Chronic lack of water, nourishment, or exercise harms joints. They rely heavily on lubrication, which is water-based. Good 24/7 hydration is thus very important to the health of our joints. Some, most notably the knee, are surrounded with an enclosed internal capsule containing synovial fluid, which lubricates and nourishes the joint when circulated by activity. And strong muscles help support their joint.
Exercise makes an astounding difference in preserving joint and muscle health, but cannot completely overcome the effects of age on muscles, tendons, ligaments, and cartilage. Old bodies may need more warming up and stretching than young ones, but then they can still cut loose and play hard. Many of those stiff, doddering elderly people we see every day hobbling down the street have done that to their joints and muscles by lack of exercise, and can fortunately reverse those effects, even by functional decades, if they get motivated enough to exercise.
Joint degradation cripples more slowly than trauma, but just as effectively. All our joints are susceptible to osteoarthritis (OA) -- degradation of the cartilage that cushion and separate the bones that meet at that joint. When the cartilage wears away to allow bone-on-bone contact, the pain is severe and debilitating. OA is very often preceded, thus probably exacerbated and maybe even triggered, by an old injury at that site. Surprisingly enough, the primary preventative and "cure" for OA is usually more exercise. Besides keeping the joint lubricated, nourished, and strong, it also keeps the remaining cartilage pliable and more resistant to impact than cartilage hardened by disuse.
There might be such a thing as too much exercise in some extreme cases, but few people simply wear out a healthy joint. The bigger threats to joints and muscles come from over-intense weekend bursts, pain dismissal, high-impact sports such as running and football, obesity, and even simple hazards like high heels and platform shoes. It's tough to wear out a healthy joint that's uninjured and properly used and cared for, and they need exercise to remain healthy.
Most of the over-the-counter remedies that claim to prevent and/or heal OA are unproven. MSM has not been proven effective or safe; glucosamine/chondroitin shows some promise but its major clinical trial results are not expected until Mar 05; and DMSO has been proven hazardous to animals (that's us!).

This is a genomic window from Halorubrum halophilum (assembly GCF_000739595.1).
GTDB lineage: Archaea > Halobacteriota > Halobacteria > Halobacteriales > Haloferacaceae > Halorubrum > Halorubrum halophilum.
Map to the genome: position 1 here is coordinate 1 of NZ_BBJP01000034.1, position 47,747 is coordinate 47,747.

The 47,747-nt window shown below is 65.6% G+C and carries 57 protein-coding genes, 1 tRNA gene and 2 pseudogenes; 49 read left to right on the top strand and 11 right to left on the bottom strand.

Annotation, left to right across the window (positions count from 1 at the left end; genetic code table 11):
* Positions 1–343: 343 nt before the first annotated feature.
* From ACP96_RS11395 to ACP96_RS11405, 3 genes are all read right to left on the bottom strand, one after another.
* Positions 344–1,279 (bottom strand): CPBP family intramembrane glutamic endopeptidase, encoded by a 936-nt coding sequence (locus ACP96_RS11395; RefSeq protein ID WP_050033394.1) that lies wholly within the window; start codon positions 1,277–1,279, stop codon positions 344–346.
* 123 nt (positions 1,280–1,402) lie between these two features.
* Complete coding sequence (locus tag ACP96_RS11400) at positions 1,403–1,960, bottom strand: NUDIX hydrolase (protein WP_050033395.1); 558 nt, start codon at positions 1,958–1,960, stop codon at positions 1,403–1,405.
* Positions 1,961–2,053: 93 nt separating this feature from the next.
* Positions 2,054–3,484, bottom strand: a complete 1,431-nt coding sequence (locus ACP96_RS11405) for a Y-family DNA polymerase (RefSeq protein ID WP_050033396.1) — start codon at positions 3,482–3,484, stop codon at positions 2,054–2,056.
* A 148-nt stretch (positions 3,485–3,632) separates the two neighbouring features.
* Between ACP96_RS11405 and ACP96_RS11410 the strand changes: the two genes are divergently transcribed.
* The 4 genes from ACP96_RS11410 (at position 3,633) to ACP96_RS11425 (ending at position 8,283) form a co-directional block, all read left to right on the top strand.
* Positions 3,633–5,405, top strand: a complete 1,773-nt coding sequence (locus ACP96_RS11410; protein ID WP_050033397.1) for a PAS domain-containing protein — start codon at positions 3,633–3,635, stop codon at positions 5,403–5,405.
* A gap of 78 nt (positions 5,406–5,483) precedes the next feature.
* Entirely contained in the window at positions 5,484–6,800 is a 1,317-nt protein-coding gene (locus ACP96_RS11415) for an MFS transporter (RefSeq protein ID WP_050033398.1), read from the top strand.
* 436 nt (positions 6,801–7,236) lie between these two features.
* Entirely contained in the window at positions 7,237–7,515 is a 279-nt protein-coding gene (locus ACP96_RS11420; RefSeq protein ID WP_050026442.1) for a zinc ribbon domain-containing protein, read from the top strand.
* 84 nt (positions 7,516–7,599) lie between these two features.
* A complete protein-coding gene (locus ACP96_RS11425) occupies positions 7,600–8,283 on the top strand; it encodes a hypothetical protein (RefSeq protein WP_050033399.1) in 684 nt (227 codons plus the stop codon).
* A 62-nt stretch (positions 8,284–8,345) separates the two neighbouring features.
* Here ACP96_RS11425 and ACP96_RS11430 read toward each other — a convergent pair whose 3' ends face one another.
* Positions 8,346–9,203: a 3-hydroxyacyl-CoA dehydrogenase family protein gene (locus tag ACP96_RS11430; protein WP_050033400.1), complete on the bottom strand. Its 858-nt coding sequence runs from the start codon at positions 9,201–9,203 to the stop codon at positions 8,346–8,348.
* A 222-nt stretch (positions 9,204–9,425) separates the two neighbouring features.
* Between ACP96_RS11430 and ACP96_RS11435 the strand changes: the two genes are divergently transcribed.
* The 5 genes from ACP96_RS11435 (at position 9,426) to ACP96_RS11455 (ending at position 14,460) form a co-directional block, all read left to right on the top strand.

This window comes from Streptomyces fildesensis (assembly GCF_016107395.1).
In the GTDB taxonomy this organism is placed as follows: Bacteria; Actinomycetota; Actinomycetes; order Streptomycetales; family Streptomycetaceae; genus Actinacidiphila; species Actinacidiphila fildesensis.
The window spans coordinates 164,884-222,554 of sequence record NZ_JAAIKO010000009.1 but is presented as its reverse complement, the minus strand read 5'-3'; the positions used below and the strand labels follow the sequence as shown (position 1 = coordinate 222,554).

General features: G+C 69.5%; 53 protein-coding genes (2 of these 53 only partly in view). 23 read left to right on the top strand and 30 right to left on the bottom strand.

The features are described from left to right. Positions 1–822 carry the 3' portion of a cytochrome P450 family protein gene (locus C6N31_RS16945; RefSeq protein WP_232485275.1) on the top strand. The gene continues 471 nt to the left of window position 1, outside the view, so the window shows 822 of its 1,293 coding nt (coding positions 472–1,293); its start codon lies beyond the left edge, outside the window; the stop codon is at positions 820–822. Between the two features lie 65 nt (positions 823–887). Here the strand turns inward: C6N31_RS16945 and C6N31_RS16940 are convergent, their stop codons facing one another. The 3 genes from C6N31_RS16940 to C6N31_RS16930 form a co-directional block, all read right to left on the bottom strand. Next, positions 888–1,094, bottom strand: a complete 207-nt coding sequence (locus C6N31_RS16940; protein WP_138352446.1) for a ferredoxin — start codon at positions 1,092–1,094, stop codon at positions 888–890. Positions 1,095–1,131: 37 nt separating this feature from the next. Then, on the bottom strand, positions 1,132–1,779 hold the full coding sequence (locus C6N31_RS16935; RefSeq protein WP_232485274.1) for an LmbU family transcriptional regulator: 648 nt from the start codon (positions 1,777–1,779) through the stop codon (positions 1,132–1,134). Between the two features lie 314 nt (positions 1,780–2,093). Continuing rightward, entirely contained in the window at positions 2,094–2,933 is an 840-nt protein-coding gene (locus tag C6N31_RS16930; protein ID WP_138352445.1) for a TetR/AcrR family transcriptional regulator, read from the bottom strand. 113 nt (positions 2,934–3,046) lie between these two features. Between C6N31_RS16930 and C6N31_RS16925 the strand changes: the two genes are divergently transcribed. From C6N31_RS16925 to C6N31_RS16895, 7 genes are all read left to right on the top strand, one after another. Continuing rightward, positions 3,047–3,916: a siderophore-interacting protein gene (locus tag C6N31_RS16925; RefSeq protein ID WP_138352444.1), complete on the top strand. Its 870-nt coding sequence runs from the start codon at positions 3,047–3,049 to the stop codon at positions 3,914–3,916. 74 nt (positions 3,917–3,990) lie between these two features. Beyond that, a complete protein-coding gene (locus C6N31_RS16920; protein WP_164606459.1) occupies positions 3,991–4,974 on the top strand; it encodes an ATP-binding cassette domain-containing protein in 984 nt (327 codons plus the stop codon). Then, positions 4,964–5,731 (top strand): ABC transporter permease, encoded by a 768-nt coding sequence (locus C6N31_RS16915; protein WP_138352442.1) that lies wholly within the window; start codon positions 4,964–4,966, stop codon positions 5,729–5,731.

The primary joint-degrading disease is rheumatoid arthritis. Its pain and ultimate deformation shut the affected joints down temporarily, then permanently. Three primary lines of defense against RA include antibiotics, immunosuppressants, and omega 3 essential fatty acids (see the August 2002 column). It's often caused by mycoplasma (a bacteria) infection, which may be completely cured if diagnosed and treated with antibiotics (primarily minocycline) early enough to prevent joint damage. If an individual case of RA is truly due to immune system hyperactivity (we should demand analysis and proof of the cause of any rheumatoid arthritis we come down with), aggressive treatment - usually immunosuppressants and maybe steroids - must begin before irreversible damage occurs to effect a cure. In either case, eating a better balance of omega 3 and omega 6 oils may mitigate the resulting joint inflammation.
We'll have to end it here with those care and treatment basics, because this topic is huge. The following links provide immediate access to well-organized, easily understood, thorough details on all our joints:
- http://www.nlm.nih.gov/medlineplus/bonesjointsandmuscles.html and
- http://www.merck.com/pubs/mmanual_home/contents.htm, Section 5.
Beyond that, you can query Google on such topics as joint health, or on specific problems such as knee injuries or arthritis. Put on your hip boots first and stick to professional medical sites such as those discussed in the June 2001 column.